What does being a research storyteller involve?
To break down a question like this, I rely on theoretical models. The one I chose for our class is Kenneth Burke’s Pentad.
Burke is a 20th century rhetorician who was asking questions about motives–what motivates human beings to perform atrocious acts such as the Holocaust in World War II? The Pentad is a rhetorical spin on the journalist questions that you may have been taught when you were young–the who, what, when, where, why, and how questions about an event that help an audience get a sense of what’s going on and why it matters.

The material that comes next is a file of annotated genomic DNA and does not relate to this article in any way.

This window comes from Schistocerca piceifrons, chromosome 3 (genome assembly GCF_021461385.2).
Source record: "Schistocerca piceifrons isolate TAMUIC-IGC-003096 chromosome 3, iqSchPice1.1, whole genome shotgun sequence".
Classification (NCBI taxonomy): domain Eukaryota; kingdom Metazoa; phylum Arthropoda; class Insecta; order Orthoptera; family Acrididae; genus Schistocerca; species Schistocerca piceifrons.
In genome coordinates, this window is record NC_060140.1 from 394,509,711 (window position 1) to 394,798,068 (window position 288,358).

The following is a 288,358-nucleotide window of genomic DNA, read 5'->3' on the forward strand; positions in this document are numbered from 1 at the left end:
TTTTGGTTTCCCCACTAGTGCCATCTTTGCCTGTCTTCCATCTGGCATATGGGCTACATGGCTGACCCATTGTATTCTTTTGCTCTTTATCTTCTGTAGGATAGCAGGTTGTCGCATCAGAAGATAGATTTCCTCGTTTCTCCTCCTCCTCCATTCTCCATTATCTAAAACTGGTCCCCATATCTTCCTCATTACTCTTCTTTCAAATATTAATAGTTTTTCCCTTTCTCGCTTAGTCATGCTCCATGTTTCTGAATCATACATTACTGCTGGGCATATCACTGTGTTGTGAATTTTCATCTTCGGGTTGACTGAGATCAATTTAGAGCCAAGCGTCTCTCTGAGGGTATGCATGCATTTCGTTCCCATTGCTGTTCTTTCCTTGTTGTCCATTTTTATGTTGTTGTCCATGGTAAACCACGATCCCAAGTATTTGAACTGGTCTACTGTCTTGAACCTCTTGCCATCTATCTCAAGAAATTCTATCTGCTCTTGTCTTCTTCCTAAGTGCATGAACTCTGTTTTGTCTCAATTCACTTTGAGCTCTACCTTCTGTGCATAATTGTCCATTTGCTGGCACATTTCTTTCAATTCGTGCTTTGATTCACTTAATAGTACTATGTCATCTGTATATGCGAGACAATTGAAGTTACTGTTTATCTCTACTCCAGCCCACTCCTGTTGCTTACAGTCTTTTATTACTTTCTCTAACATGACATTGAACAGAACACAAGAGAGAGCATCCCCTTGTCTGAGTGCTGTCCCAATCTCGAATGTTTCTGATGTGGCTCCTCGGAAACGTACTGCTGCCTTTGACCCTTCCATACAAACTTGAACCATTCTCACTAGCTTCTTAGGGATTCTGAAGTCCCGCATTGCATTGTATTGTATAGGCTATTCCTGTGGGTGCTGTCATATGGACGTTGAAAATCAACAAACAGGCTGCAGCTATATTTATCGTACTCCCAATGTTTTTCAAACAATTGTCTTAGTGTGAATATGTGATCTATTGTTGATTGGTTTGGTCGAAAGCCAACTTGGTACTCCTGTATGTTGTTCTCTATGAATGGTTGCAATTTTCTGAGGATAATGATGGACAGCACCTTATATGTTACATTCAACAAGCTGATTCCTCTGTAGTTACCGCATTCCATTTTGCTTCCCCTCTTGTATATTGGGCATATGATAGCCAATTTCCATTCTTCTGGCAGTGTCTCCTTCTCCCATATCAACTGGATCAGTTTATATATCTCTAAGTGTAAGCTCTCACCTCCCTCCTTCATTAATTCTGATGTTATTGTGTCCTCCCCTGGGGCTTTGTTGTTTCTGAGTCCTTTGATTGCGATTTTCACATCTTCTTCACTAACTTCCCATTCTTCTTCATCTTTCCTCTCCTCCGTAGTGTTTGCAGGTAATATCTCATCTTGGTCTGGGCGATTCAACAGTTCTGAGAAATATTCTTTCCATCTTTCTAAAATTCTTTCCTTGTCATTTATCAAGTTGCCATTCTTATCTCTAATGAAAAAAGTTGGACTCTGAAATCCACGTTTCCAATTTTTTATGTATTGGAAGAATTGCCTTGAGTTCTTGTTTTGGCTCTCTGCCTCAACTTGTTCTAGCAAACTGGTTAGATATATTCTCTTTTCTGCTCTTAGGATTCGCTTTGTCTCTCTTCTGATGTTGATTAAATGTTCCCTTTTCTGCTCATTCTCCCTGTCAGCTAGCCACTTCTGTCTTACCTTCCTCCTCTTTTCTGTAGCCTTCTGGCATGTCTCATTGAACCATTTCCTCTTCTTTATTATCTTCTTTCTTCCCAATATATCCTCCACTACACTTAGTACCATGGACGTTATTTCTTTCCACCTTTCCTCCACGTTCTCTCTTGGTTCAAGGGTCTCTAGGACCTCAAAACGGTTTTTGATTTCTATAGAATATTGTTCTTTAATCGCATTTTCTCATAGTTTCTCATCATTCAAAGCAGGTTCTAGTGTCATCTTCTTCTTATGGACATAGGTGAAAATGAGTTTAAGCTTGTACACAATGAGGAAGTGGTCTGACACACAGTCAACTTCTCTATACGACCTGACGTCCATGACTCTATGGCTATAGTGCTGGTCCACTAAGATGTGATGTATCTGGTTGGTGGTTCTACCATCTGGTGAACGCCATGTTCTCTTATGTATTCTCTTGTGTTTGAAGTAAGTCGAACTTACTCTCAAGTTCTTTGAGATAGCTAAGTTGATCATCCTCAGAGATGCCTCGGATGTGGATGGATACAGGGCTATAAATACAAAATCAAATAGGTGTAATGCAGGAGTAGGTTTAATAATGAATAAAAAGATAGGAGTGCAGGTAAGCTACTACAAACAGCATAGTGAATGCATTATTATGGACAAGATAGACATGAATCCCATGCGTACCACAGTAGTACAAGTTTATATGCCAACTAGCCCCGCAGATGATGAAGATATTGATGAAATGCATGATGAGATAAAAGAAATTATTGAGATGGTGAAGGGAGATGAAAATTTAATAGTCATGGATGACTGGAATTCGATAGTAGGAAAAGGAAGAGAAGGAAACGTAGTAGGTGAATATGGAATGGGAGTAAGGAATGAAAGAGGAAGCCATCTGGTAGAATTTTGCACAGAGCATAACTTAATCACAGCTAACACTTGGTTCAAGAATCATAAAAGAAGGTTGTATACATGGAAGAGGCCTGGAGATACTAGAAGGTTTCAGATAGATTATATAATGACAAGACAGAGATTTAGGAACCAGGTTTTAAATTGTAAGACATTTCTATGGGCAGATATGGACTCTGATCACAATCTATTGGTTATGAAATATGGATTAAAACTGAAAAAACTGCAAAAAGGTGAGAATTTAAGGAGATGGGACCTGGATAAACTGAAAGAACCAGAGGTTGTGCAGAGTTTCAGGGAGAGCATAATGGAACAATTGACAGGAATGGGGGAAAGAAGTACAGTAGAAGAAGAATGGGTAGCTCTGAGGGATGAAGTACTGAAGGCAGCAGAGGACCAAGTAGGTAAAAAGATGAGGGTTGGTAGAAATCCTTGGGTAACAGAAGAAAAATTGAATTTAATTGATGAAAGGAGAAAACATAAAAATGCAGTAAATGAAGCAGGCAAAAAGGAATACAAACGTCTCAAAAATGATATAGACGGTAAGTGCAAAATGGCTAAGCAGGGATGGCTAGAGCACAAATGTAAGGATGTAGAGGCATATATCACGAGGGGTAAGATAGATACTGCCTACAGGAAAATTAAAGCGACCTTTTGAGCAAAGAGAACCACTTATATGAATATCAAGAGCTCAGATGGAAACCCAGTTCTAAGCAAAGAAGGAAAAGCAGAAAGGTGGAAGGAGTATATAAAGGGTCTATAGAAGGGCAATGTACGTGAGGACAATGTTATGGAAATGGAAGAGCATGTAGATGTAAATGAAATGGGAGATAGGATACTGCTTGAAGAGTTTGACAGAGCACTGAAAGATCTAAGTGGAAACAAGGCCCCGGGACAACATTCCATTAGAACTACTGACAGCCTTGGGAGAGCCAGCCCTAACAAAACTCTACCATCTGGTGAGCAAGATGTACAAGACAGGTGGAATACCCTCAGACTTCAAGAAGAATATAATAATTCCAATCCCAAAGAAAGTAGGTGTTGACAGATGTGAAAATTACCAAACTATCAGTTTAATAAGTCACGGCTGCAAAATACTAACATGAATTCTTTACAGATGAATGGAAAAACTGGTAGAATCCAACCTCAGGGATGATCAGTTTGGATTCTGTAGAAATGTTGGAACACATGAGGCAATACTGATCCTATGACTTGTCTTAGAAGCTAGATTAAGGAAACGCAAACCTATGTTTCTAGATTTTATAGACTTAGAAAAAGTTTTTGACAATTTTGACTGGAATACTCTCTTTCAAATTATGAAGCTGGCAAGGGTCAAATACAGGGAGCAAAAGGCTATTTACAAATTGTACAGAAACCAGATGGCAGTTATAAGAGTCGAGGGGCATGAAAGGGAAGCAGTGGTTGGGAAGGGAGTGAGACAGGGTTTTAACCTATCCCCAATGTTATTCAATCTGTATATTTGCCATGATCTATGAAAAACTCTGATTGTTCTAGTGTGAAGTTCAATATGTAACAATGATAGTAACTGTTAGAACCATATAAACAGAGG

ACT: What story? What’s happening?
AGENTS: Whose story is this? Who speaks?
SCENE: When is this story being told? Where is it being told?
AGENCY: How is the story changing or staying the same?
PURPOSE: Why is the story being told like this?
We will use Burke’s Pentad in this class to facilitate a close look at research writing in your discipline about climate change. The pentad also offers a way of thinking that I intend for you to carry with you as critical thinkers after the class ends. By us adopting the shared vocabulary, we will share it as a lens and thus deepen our inquiry as a class.
You do not need to become an expert on Burke’s Pentad, though you are welcome to look around online and learn more about it, if that helps you apply the ideas to the materials we are working with. The bulk of our time in the cabin will be spent doing just that — applying this theoretical structure to climate change stories.